Tucked away on Brick Lane in East London’s trendy area of Shoreditch is a unique café locals know as Kahaila. What sets Kahaila apart from the immense coffee shop scene in London is something particularly special: the strong sense of community and charity they have created that surpasses coffee and cake. Changing the face of start-up businesses everywhere, the story and message of this non-profit café is one to savor.
What Kahaila Is
Kahaila, a mix of the Hebrew words “life” and “community,” first opened in 2012. Building relationships with customers was at the forefront of owner Paul Unsworth’s mind, but encouraging them to develop a relationship with God and brighter future was at the core of the café’s mission. That’s why Kahaila isn’t just a place to pick up a macchiato and sandwich on your lunch break; it’s a place where all people can congregate and belong — regardless of what they believe.
Kahaila is a coffee shop, church, charity and community. It’s more than your local Starbucks.
“A cafe is a great community space for all.
In this place, we build relationships and share life with each other.
For some, this is a place where they belong.
For others, it is a place to explore the Christian faith and spirituality.
For all, it is a place to enjoy great coffee and scrumptious cake.”
What Kahaila Does
Aside from being a coffee shop, Kahaila has created a presence in London over the years through the charitable Kahaila Women’s Projects, KWP. The three KWP were created to empower women across London who have faced disadvantages in their lives. It provides an environment where they can grow and walk a path that leads to restoration, ambition and employability through training, mentorship and love.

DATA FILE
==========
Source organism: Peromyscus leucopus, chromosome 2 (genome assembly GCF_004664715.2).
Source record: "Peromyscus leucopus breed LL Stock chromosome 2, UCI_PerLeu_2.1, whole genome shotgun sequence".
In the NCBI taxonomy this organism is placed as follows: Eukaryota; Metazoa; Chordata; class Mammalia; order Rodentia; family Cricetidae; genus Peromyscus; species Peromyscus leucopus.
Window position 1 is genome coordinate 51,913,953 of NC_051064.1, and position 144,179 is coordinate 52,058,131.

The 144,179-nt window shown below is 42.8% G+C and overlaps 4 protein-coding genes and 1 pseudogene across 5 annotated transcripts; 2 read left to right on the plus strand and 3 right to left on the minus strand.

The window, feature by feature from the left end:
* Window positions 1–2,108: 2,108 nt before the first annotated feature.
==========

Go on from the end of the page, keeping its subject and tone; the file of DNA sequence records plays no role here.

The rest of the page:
Established to empower young women in prison upon their release, Kahaila Reflex equips them with new skills, aspirations and hopes for the future. Aiming to reduce re-offending, women receive mentoring, pastoral support and outreach as they settle back into their homes. Building confidence, Kahaila Reflex offers a space for young women to reflect on their past while plan to build a brighter future.
The decadent treats at Kahaila (and countless other cafés in London) are a product of KWP’s Luminary Bakery. The bakery gives women from vulnerable backgrounds the opportunity to build a future. Through Luminary Bakery, women are given teaching, work experience and employment. Using baking as a tool to help women realize their dreams, the bakery hopes to end to cycles of abuse, prostitution, criminal activity and poverty for the women.
Opened in January 2016, Ella’s Home provides a safe and restorative space for women who have experienced sexual exploitation and trafficking. Each woman in the home works with a support worker to access medical care, counselling, legal assistance and even employment at Kahaila’s café. With a goal to establish confidence and stability, women are empowered to move beyond the home in time.
In addition to KWP, the café turns into a church in the evening as a place to ask questions, worship, learn and grow as a community of believers. Kahaila also hosts gatherings and small groups throughout the week.
What Kahaila Believes
Any profit made is given to support local community projects and other charitable causes, many of which are KWP. Kahaila strives to take an active role in addressing issues that affect people locally, nationally and beyond by allowing those to engage through Kahaila. Giving customers a place to relax and meet others at the cafe is just the basis of all that is possible through creating a community. Kahaila goes beyond the normal functionalities of coffee shops and strives to paint a bigger picture, one that includes a brighter tomorrow for all.
How You Can Help